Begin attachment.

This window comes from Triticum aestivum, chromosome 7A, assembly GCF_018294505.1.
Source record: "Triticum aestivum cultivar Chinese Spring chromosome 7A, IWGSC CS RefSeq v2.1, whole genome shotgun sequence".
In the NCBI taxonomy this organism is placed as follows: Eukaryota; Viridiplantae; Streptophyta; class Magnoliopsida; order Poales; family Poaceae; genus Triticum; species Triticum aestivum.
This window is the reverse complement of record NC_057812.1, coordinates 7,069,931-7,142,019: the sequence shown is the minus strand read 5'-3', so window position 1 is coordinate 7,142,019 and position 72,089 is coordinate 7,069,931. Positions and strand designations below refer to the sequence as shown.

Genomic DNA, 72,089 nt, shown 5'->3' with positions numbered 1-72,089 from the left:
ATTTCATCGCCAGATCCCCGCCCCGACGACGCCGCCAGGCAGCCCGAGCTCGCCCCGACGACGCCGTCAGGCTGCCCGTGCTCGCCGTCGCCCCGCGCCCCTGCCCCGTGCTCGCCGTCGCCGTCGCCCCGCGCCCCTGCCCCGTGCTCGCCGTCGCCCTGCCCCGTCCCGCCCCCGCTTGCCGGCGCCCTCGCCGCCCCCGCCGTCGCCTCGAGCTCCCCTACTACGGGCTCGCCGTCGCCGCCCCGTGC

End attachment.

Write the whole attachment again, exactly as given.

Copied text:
This window comes from Triticum aestivum, chromosome 7A, assembly GCF_018294505.1.
Source record: "Triticum aestivum cultivar Chinese Spring chromosome 7A, IWGSC CS RefSeq v2.1, whole genome shotgun sequence".
In the NCBI taxonomy this organism is placed as follows: Eukaryota; Viridiplantae; Streptophyta; class Magnoliopsida; order Poales; family Poaceae; genus Triticum; species Triticum aestivum.
This window is the reverse complement of record NC_057812.1, coordinates 7,069,931-7,142,019: the sequence shown is the minus strand read 5'-3', so window position 1 is coordinate 7,142,019 and position 72,089 is coordinate 7,069,931. Positions and strand designations below refer to the sequence as shown.

Genomic DNA, 72,089 nt, shown 5'->3' with positions numbered 1-72,089 from the left:
ATTTCATCGCCAGATCCCCGCCCCGACGACGCCGCCAGGCAGCCCGAGCTCGCCCCGACGACGCCGTCAGGCTGCCCGTGCTCGCCGTCGCCCCGCGCCCCTGCCCCGTGCTCGCCGTCGCCGTCGCCCCGCGCCCCTGCCCCGTGCTCGCCGTCGCCCTGCCCCGTCCCGCCCCCGCTTGCCGGCGCCCTCGCCGCCCCCGCCGTCGCCTCGAGCTCCCCTACTACGGGCTCGCCGTCGCCGCCCCGTGC